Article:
Copied from the Solar Array blog of 'Gmoke' :
"An online, ad hoc “Dashboard for Spaceship Earth” can also be cobbled together from existing resources with some of theseWorld Game Dashboards and Visualizations:
clock of various Earthly vital statistics http://www.poodwaddle.com/worldclock/
Breathing Earth - carbon output, births and deaths http://www.breathingearth.net
AP's interactive map of countries, emissions, and climate goals (2009) http://hosted.ap.org/specials/interactives/_science/globalWarming/index.html?SITE=WSAW
NASA's Aqua/AIRS animation on carbon, watching the Earth breathe https://svs.gsfc.nasa.gov/cgi-bin/details.cgi?aid=3947
http://www.modelearth.org - associated with Solutions Journal
Environmental Performance Index http://beta.sedac.ciesin.columbia.edu/data/collection/epi/
Arctic Jet Stream http://squall.sfsu.edu/scripts/nhemjetstream_model.html
Yale's Environmental Performance Index (http://epi.yale.edu) is global in scope. And the Intergovernmental Panel on Climate Change (http://www.ipcc.ch) tracks everything from temperature change to carbon dioxide concentration in the atmosphere.
Terralingua is tracking something unique they call Vitality Index(http://terralingua.org/our-work/vitality-index-of-tek/). What are other groups tracking? What global measures are there for biodiversity, ocean health, arable land, rainforest, ice coverage, number of species, etc?
realtime wind/temperature Earth: http://earth.nullschool.net
The Skeptical Environmentalist (http://www.amazon.com/gp/product/0521010683/) has a lot of interesting statistics and comes from another perspective.
UNESCO (http://en.unesco.org) has good statistics about education and science from a global perspective.
NASA's Earth Observatory (http://earthobservatory.nasa.gov) has some cool maps and interesting analysis of what is happening on earth as seen by satellites. For example, while biodiversity is going down, the total amount of life on earth as measured by Net Primary Productivity has actually increased on average by 6% from 1982 to 1999.
Crisis Commons (http://crisiscommons.org) and CrisisCamps like this 2010 one for Haiti in Boston are already a kind of narrow World Game: http://crisiscampbos02132010.eventbrite.com Saturday, February 13, 2010 CrisisCamp will bring again together volunteers in Boston, MA to collaborate on technology projects which aim to assist in Haiti's relief efforts by providing data, information, maps and technical assistance to NGOs, relief agencies and the public.
The Buckminster Fuller Institute (http://www.bfi.org) is preserving and continuing Fuller's work and OS Earth (http://www.osearth.com) runs corporate and student simulations based upon the World Game.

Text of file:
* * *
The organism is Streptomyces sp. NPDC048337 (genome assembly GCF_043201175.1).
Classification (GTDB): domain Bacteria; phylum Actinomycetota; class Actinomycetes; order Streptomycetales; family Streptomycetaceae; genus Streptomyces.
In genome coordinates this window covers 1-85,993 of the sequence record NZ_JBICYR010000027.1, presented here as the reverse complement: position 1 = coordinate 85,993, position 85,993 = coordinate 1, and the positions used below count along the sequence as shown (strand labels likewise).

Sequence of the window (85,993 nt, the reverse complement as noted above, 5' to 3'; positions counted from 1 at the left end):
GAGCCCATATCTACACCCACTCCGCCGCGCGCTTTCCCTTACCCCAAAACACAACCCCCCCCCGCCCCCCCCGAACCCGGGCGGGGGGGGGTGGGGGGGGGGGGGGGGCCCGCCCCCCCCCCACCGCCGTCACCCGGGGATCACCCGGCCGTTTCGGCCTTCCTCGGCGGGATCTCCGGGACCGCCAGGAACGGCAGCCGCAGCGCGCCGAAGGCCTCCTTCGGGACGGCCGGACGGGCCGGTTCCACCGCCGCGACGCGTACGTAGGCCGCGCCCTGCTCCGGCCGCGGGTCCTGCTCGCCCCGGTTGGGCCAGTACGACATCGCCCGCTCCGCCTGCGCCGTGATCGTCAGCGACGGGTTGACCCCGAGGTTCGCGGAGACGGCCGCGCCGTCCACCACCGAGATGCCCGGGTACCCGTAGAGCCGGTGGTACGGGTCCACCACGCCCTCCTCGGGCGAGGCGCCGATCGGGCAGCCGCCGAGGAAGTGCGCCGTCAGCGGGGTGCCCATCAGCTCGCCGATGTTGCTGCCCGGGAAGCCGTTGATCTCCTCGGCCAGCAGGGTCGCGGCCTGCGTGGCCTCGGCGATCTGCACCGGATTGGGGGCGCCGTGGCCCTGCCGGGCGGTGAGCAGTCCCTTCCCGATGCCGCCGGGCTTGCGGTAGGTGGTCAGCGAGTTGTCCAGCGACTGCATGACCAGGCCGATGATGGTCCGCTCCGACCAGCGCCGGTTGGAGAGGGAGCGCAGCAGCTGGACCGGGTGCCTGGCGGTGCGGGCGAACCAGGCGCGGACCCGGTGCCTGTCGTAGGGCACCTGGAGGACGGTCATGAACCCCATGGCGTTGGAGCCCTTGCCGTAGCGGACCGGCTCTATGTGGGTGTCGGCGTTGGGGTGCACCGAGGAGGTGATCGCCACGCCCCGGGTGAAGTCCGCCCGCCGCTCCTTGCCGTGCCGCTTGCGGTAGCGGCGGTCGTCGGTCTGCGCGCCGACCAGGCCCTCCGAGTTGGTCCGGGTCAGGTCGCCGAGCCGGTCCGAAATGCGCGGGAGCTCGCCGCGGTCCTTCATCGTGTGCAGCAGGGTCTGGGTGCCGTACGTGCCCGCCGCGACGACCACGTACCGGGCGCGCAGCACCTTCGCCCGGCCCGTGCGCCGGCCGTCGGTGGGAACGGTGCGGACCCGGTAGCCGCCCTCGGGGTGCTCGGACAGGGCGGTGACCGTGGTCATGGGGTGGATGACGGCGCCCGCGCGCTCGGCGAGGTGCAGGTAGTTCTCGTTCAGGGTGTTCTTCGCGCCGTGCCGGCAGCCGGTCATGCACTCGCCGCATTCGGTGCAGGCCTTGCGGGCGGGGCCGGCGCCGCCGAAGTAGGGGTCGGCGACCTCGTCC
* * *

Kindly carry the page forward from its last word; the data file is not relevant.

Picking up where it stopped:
There are disaster preparedness (http://www.stopdisastersgame.org) and humanitarian assistance training (http://www.virtualpeace.org) simulations online. Bright Neighbor (http://www.brightneighbor.com) is a community resilience software package marketed to city and town governments. [There is also http://Recovers.org which has worked with Occupy Sandy in NYC and helps cities and towns prepare for recovery before the disaster happens.]
One game designer, Jane McGonigal has built a number of real world problem solving games, including SuperStruct for the Institute for the Future (http://www.iftf.org) in 2009 and Evoke http://blog.urgentevoke.net, in 2010. The first challenge in that game is a famine in Tokyo ten years from now. There are ten challenges to be completed in ten weeks. McGonigal's writings are at www.avantgame.com/...
John Robb of Global Guerrillas (http://globalguerrillas.typepad.com/globalguerrillas/2010/02/journal-alternative-ways-to-incentivize-work-and-innovation.htm) theorizes about "a real world company that operates like a massively multiplayer online (MMO) game. One reason I believe that this type of venture would work (and that my dream wasn't purely a fantasy) is this simple insight: MMOs with persistent environments (aka 'worlds') have proven an ability to incentivize tens of millions of players to do billions of hours of work...."
http://ayiti.newzcrew.org/..." The Cost of Life is a pre-earthquake game of rural life in Haiti (Ayiti) from UNICEF. The object of this game is to follow one family for four years. It is not an MMO.
Enersa (http://enersahaiti.com) is a Haitian group doing solar as a cottage industry.
For more information contact Richard Komp, PhD, Director of Skyheat Associates <www.skyheat.org>. His report on a 2007 visit is at [pdf alert] http://www.mainesolar.org/Haiti07.pdf
Ozone Hole Watch ozonewatch.gsfc.nasa.gov
International Institute for Sustainable Development on climate policy http://www.iisd.ca/process/climate_atm.htm
Gamification of Systems Thinking http://blog.sustainabilitylearningcentre.com/2014/01/28/1438/
urban world app from McKinsey "offers previously unavailable data from a proprietary MGI database of more than 2,600 cities around the world” http://www.mckinsey.com/insights/mgi/in_the_news/urban_world_app
10 science games doing real research, including a game to find cropland at www.geo-wiki.org http://www.theguardian.com/technology/2014/jan/25/online-gamers-solving-sciences-biggest-problems
realtime model of (commercial) planes in http://www.theguardian.com/world/ng-interactive/2014/aviation-100-years
There is a board game version that approaches the World Game called the World Peace Game (http://worldpeacegame.org) developed by John Hunter for Fourth Graders and other elementary school students. I've talked with him and he knows about Buckminster Fuller's World Game but has his hands full with his won World Peace Game. He has been working with a gaming group at MIT to make a digital version of the tabletop version of the game."